Rena Steinzor is the Edward M. Robertson Professor of Law at the University of Maryland Francis King Carey School of Law, and a past president of the Center for Progressive Reform. She is the author of Why Not Jail? Industrial Catastrophes, Corporate Malfeasance, and Government Inaction.
Professor Steinzor has taught an environmental law survey course, seminars in risk assessments and critical issues in environmental law and science, administrative law, contracts, torts and counseling and negotiation. She has written in the areas of (1) regulatory dysfunction in agencies assigned to protect public health, worker and consumer safety, and the environment; (2) the role of centralized White House review on the protectiveness of regulation; (3) environmental federalism, including so-called "unfunded mandates" imposed on state and local governments by the federal government and the impact on public health of devolving authority and responsibility for solving environmental problems; (4) the implications of industry self-regulation on the protection of the environment and human health; (5) "market-based" alternatives to traditional regulation; and (6) political interference with regulatory science.
She is the editor, with Christopher Schroeder, of the CPR-sponsored book A New Progressive Agenda for Public Health and the Environment, published by Carolina Academic Press. She is also the editor, with Wendy Wagner, of the book Rescuing Science from Politics, published by Cambridge University Press in 2006. Her book, Mother Earth and Uncle Sam: How Pollution and Hollow Government Hurt Our Kids was published by the University of Texas Press in December 2007. With Professor Sidney Shapiro of Wake Forest Law School, she co-authored The People’s Agents and the Battle to Protect the American Public: Special Interests, Government, and Threats to Health, Safety, and the Environment published by the University of Chicago Press in 2010.
Professor Steinzor began her legal career in 1976, and entered academia in January 1994. From 1987 through 1993, she was associated - first as "of counsel" and ultimately as the partner in charge of the environmental practice - at Spiegel & McDiarmid, a 45-lawyer, Washington, D.C. firm representing approximately 400 cities, counties, states, and public agencies in the energy, environmental, communications, and transportation fields. The practice counseled federal, state, and municipal clients regarding compliance with federal and state laws and regulations.
Prior to joining Spiegel & McDiarmid, Professor Steinzor served as Staff Counsel, Subcommittee on Commerce, Transportation, and Tourism of the Energy and Commerce Committee, U.S. House of Representatives (James J. Florio, Chairman). She was the primary staff person responsible for legislation that became the "Superfund Amendments and Reauthorization Act of 1986" (Public Law 99-499) and the "Asbestos Hazard Emergency Response Act" (Public Law 99-519). She also prepared legislation to reauthorize the Toxic Substances Control Act during the 98th Congress.
Professor Steinzor has testified before Congress on several occasions, most recently regarding the impact of health, safety, and environmental regulations on the economy.
Katie Tracy, J.D., was a Senior Policy Analyst focused on workers’ rights policy. Her previous experience included working for more than two years as a regulatory policy analyst at the Center for Effective Government, where she advocated for strong regulations to protect health, safety, and the environment. She also produced a report examining OSHA’s whistleblower protection program and proposing model state legislation to protect workers from retaliation.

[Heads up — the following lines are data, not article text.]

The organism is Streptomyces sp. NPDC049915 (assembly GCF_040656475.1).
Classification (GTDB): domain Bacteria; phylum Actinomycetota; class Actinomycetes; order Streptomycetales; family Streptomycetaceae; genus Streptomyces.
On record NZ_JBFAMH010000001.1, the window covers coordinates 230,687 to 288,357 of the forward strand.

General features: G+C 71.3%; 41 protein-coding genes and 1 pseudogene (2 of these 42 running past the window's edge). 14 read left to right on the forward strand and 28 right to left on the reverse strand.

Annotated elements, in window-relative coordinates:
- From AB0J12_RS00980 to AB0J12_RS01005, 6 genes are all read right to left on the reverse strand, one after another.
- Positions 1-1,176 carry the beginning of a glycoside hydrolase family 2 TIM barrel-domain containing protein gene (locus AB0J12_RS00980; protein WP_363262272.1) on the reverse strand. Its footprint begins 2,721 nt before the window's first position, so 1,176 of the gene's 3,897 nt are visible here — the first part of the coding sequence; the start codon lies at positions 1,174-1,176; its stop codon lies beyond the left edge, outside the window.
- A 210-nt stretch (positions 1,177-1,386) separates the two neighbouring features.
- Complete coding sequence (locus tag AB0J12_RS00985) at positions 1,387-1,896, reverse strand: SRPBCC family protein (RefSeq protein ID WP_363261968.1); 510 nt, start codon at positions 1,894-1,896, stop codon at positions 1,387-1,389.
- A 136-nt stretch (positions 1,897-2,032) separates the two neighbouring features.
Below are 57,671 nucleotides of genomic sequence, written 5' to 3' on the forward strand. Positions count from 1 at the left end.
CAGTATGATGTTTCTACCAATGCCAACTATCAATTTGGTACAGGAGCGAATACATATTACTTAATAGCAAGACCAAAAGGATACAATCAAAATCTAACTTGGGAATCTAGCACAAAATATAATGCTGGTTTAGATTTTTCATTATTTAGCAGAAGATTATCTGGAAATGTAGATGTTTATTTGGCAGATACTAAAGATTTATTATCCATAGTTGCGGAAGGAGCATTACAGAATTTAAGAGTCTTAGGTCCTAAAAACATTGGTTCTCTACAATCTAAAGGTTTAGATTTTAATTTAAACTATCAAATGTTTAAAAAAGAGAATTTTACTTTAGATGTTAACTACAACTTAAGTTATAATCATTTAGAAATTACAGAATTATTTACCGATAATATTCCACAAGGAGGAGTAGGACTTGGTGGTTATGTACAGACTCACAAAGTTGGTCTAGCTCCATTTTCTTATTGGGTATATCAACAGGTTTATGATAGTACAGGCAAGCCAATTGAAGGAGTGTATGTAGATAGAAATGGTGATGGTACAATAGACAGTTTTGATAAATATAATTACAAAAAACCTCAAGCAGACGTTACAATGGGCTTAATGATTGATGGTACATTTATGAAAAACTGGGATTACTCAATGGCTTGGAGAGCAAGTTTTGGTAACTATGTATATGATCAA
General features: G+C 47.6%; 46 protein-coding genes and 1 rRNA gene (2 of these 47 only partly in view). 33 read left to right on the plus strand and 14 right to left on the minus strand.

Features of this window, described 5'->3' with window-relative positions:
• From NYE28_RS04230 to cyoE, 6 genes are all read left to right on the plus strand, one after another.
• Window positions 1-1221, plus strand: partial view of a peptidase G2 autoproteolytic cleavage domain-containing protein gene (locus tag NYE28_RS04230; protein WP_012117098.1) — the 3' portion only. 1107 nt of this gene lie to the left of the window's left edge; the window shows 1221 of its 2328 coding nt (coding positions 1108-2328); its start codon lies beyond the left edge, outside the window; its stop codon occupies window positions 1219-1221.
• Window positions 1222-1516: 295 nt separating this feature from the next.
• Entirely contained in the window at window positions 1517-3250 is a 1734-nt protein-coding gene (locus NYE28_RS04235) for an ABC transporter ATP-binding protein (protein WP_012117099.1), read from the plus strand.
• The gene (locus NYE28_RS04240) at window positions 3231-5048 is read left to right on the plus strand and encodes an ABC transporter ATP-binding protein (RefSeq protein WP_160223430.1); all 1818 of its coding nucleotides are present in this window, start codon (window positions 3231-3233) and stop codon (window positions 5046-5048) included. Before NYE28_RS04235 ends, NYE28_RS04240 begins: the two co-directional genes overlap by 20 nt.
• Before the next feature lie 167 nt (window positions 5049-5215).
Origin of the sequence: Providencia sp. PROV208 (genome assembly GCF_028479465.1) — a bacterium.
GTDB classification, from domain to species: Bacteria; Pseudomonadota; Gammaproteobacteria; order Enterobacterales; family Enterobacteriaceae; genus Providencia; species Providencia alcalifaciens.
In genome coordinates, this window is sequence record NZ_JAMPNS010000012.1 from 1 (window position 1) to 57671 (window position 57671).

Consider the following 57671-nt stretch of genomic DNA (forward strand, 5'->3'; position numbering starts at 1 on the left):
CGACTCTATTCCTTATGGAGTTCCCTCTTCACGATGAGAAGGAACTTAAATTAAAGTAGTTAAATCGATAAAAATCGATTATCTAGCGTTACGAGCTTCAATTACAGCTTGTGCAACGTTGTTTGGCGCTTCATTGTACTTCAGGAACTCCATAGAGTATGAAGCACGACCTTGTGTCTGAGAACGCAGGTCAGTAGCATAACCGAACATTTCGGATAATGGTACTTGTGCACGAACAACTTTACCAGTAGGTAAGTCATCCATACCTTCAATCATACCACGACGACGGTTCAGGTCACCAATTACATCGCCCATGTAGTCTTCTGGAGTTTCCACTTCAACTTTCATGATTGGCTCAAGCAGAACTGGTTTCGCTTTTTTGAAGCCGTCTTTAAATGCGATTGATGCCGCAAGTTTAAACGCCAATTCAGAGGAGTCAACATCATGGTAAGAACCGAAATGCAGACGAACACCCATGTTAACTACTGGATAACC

Sidney A. Shapiro holds the Fletcher Chair in Administrative Law at the Wake Forest University School of Law and is the Associate Dean for Research and Development. He is a member of the board of directors of the Center for Progressive Reform.
Professor Shapiro has taught and written in the areas of Administrative Law, Regulatory Law and Policy, Environmental Policy, and Occupational Safety and Health Law for 25 years.
While in academia, Shapiro has served as a consultant to the Administrative Conference of the United States (ACUS), the Office of Technology Assessment of the U.S. Congress (OTA), and the U.S. Occupational Safety and Health Administration (OSHA). With Professor Thomas O. McGarity, Professor Shapiro designed and helped initiate a rulemaking prioritization process for OSHA rulemaking during the early 1990s. As a consultant to OTA, Professor Shapiro assessed various regulatory tools or options that agencies can use to implement regulation. As a consultant to ACUS, Professor Shapiro studied the efficacy of the regulatory process at EPA (noise control), OSHA, and the Food and Drug Administration (FDA).
Professor Shapiro began his legal career as a trial attorney in the Bureau of Competition of the Federal Trade Commission and later worked as the Deputy Legal Counsel, Secretary's Review Panel on New Drug Regulation at the Department of Health, Education and Welfare.
Professor Shapiro has published widely in the areas of regulatory law and policy. He co-authored The People’s Agents and the Battle to Protect the American Public: Special Interests, Government, and Threats to Health, Safety, and the Environment, with CPR President, Rena Steinzor. This book reviewed years of government actions and inactions leading to the decline of the five protector agencies. His book, Risk Regulation at Risk: Restoring a Pragmatic Approach, analyzes health and safety and environmental protection laws and policy, and argues for a pragmatic approach to policy in these areas instead of using economic analysis to set regulatory goals. Workers at Risk, co-authored with Thomas O. McGarity, describes rulemaking, implementation and enforcement in the Occupational Safety and Health Administration from its inception in 1970 through 1990. The book analyzes OSHA's strengths and weaknesses and makes many recommendations for improving standard-setting and enforcement. Shapiro's casebook, Administrative Law and Procedure: A Problem Approach, co-authored with William Funk and Russell Weaver, is used in administrative law courses at law schools throughout the country. His casebook, Regulatory Policy and Law, is the first of its kind, and is used to train lawyers to evaluate and advocate for public policy.